OK, there is even one more starting arm out there in 22-year-old Jose Berrios, the Twins flame thrower who fanned 484 over 457.3 minor league innings after being a first-round selection in 2012 out of Papa Juan High School in Puerto Rico. The slender (6', 185 lbs.) righty chalked up 38 wins to 20 losses, with a 2.91 ERA prior to his promotion before taking some lumps with his first start Wednesday when the Tribe roughed him up for five runs, six hits, and a pair of walks, and it could be that Berrios is up before his time. However, the Twins, who are scrambling right now, could well choose to keep Berrios, who was 8-3 over 16 starts and 97 innings at Triple-A, meaning the next level is The Show. Berrios could well be the most talented of all these arms, so the issue is whether he has the skills and personality to grow at the highest level. But, if I were to pick one of the four, Berrios would be the guy.

With Huston Street broken, Joe Smith appears to be the heir apparent to saves for the Angels, at least until Street is back on the street, or gives a reason to turn to Cam Bedrosian. Smith earned 15 saves with the Halos in 2014, and five more last year, making him as safe a bet as there is. Do watch out for Bedrock II, who bagged 29 saves in the Minors.

Turning to some hitters, I like Mallex Smith, the fifth-round selection of the Padres in 2012 who went to the Braves as part of the 2014 Justin Upton swap. Over five minor league seasons, Smith assembled a .295-12-108 line, although with 226 steals and 296 runs over 337 games. Smith managed a decent 190 walks to 300 whiffs (.380 OBP) in the Minors, and surely, at .188-0-7, on a sorry Braves team, things might be bleak for a spell. But, do keep an eye on the speedy centerfielder, for learning with a team like this is a lot different than say the pressure on Fulmer, who is trying to find a niche on a team that is contending.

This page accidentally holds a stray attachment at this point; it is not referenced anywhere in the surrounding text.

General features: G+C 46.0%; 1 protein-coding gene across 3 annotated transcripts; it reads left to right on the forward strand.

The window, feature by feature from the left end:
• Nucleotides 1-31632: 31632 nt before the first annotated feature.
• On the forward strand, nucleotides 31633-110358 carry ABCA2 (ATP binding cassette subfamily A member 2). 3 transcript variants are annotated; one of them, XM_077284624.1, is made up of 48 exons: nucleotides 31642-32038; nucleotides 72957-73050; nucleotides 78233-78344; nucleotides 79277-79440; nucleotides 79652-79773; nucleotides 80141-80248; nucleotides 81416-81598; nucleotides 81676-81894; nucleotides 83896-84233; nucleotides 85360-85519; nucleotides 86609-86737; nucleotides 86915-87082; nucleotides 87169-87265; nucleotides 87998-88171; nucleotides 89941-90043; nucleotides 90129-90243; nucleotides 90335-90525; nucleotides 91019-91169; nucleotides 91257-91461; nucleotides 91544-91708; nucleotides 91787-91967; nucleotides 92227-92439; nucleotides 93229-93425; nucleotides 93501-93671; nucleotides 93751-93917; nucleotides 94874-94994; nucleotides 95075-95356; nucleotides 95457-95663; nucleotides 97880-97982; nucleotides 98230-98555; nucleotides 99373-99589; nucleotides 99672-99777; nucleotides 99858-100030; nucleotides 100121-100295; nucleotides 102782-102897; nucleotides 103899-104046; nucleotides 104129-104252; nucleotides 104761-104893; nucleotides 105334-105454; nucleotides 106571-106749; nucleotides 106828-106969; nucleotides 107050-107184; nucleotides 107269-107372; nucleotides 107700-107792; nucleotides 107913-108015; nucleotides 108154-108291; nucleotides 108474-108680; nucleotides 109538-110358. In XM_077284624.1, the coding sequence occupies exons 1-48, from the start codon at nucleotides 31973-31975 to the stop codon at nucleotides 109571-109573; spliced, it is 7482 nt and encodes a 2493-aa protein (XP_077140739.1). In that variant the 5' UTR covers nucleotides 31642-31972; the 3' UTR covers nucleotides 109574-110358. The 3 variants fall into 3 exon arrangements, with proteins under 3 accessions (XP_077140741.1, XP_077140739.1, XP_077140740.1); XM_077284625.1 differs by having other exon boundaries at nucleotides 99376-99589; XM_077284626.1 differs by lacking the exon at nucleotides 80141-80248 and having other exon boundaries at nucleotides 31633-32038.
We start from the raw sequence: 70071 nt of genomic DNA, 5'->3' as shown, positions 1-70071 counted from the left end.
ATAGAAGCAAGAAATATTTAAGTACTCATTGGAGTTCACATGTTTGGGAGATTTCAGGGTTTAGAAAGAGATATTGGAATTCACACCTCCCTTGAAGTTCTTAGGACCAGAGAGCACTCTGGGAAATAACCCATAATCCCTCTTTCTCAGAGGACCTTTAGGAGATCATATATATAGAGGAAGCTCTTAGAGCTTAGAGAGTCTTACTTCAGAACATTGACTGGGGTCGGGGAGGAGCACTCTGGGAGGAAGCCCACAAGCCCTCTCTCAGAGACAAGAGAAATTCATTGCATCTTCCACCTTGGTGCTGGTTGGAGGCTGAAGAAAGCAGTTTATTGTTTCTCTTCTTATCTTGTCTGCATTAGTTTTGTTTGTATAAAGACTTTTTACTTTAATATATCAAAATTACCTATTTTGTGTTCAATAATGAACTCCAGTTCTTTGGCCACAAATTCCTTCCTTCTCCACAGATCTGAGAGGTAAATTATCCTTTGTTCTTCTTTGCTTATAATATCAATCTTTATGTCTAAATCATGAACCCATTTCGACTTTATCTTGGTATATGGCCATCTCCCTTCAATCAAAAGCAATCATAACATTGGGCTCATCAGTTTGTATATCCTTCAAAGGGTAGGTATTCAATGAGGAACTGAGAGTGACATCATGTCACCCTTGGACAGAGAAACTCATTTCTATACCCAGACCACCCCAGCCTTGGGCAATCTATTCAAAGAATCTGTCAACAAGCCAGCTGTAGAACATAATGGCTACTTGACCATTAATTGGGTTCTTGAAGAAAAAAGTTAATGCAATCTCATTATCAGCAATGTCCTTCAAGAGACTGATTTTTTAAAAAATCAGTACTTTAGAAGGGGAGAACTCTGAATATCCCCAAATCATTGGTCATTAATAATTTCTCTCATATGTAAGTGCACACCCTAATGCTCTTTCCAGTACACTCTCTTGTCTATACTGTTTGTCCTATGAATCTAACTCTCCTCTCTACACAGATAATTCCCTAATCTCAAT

I am not sure if it is worth the mention, but I have long been a fan of Brett Wallace, who has stumbled around the Orioles, Jays, Athletics, and Astros organizations before landing with the Padres. To be sure, Wallace was a first-round pick of the Cardinals out of Arizona State in 2008 with a minor league line of .304-99-373 with an .858 OPS and .377 OBP over 650 minor league games. However, the talent just never seemed to move to the big leagues with a .246-34-121 line over 390 contests at the highest level. Wallace will be 30 in August, and I have no idea why the third sacker has caught my eye, other than I always imagined him performing better, and he is starting at third for the Pads (hitting .174-0-3 over 15 games). Call me a patron saint of lost causes (actually that would be St. Jude), but keep an eye on Wallace in an NL-only format, at least till the break (if he can manage to stay in the Majors that much longer). There has to either be a hot streak or his stepping up to his skill set at some point. 

Toronto will likely not miss the suspension of Chris Colabello nearly as much as the Marlins will miss Dee Gordon, but Derek Dietrich, with his .278-2-8 line, looks like the man. Dietrich, who qualifies at all the infield spots and played 26 games in the outfield last year, sports a .237-26-72 line over 214 games. Dietrich is getting playing time, but if his stick cannot deliver, Martin Prado can indeed play second. The Fish also have Chris Johnson, who hit .286-3-18 over 83 games split between the Braves and Indians last year. Johnson could sneak into the hot corner and move Prado, so check out the playing time there, as well. 

If you are playing DFS anywhere, make sure you check out Lord Zola's daily projections.

And, don't forget, you can always hit me up @lawrmichaels. 

Add comment

Security code

Latest Tweets

CS 20 ball 600